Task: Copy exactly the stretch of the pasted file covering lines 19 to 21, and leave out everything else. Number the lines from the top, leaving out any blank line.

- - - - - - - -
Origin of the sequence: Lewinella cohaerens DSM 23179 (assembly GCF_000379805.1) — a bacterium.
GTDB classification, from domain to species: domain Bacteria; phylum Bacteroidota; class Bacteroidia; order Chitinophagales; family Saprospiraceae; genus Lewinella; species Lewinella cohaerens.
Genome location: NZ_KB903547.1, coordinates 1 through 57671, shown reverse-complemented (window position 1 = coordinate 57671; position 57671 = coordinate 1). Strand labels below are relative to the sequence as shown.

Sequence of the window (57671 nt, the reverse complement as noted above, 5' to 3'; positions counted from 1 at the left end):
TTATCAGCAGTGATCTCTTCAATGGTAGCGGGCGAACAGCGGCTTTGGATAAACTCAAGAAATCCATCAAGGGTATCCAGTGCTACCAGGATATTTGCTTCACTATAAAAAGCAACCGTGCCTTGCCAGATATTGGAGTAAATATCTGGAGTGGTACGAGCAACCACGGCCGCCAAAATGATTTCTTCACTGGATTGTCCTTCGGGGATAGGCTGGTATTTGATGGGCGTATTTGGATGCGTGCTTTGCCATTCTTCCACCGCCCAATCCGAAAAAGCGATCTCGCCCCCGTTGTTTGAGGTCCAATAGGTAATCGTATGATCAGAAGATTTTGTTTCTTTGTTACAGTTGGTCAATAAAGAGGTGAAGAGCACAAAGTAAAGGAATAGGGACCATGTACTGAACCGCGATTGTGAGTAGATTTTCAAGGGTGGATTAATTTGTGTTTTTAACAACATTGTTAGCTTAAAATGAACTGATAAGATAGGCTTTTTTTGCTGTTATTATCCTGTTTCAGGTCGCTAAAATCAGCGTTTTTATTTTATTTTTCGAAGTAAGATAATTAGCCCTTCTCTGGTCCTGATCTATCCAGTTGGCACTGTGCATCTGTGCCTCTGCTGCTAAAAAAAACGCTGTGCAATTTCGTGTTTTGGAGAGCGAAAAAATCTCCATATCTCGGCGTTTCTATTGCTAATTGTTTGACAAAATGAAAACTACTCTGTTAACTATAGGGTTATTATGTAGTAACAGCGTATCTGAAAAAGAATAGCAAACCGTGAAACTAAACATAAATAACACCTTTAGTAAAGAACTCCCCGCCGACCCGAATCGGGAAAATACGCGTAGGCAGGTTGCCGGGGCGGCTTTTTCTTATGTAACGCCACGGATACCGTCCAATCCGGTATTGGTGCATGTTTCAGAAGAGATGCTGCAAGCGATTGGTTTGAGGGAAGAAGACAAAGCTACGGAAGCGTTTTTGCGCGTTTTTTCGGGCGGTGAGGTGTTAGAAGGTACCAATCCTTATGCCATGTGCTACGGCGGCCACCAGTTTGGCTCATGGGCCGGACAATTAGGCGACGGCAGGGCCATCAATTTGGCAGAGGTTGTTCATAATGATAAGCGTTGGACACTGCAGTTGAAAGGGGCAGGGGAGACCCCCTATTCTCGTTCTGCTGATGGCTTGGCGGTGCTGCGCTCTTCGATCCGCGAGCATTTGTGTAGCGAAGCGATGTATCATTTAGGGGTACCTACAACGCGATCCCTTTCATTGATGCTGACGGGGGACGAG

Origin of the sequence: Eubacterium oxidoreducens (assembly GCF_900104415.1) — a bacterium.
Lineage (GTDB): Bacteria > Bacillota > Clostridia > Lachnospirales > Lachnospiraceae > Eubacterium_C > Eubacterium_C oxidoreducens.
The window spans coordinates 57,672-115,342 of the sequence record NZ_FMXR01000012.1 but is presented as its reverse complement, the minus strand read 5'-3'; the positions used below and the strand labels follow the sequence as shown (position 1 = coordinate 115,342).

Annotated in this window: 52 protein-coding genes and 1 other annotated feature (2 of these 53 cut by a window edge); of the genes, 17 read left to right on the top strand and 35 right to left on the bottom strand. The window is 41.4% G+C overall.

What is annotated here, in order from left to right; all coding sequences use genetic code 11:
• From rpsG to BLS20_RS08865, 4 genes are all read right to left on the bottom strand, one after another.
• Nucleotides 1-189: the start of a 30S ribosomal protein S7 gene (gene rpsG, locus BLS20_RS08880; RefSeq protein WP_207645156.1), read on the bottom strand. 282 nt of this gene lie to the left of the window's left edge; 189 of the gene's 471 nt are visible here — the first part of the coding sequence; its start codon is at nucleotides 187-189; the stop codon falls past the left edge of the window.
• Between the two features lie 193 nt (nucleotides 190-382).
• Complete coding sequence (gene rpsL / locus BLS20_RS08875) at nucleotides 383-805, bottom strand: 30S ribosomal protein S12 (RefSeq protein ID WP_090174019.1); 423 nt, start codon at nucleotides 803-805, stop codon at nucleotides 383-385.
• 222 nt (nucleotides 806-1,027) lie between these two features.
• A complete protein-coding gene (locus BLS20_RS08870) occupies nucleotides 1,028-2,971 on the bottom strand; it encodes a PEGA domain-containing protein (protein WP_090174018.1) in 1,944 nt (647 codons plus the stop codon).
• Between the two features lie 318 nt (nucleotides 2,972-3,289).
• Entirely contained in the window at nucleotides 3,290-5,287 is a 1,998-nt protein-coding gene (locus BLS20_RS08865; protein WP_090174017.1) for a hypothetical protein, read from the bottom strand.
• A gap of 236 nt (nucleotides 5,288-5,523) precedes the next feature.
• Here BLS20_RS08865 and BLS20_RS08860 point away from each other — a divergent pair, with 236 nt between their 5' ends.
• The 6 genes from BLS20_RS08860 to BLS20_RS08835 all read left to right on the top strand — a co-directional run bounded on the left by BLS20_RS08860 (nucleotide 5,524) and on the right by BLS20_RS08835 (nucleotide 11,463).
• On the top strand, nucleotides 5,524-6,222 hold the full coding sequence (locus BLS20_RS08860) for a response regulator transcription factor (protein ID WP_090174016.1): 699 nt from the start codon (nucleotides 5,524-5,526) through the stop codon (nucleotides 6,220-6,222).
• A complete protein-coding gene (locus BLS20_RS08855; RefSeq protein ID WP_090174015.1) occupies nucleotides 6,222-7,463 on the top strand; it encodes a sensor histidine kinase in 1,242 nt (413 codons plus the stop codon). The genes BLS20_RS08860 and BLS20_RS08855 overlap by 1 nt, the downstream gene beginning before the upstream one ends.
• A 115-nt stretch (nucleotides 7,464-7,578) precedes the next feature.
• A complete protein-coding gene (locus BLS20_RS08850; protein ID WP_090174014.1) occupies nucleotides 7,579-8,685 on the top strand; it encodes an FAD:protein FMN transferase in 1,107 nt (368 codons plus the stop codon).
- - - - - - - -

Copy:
• A gap of 236 nt (nucleotides 5,288-5,523) precedes the next feature.
• Here BLS20_RS08865 and BLS20_RS08860 point away from each other — a divergent pair, with 236 nt between their 5' ends.
• The 6 genes from BLS20_RS08860 to BLS20_RS08835 all read left to right on the top strand — a co-directional run bounded on the left by BLS20_RS08860 (nucleotide 5,524) and on the right by BLS20_RS08835 (nucleotide 11,463).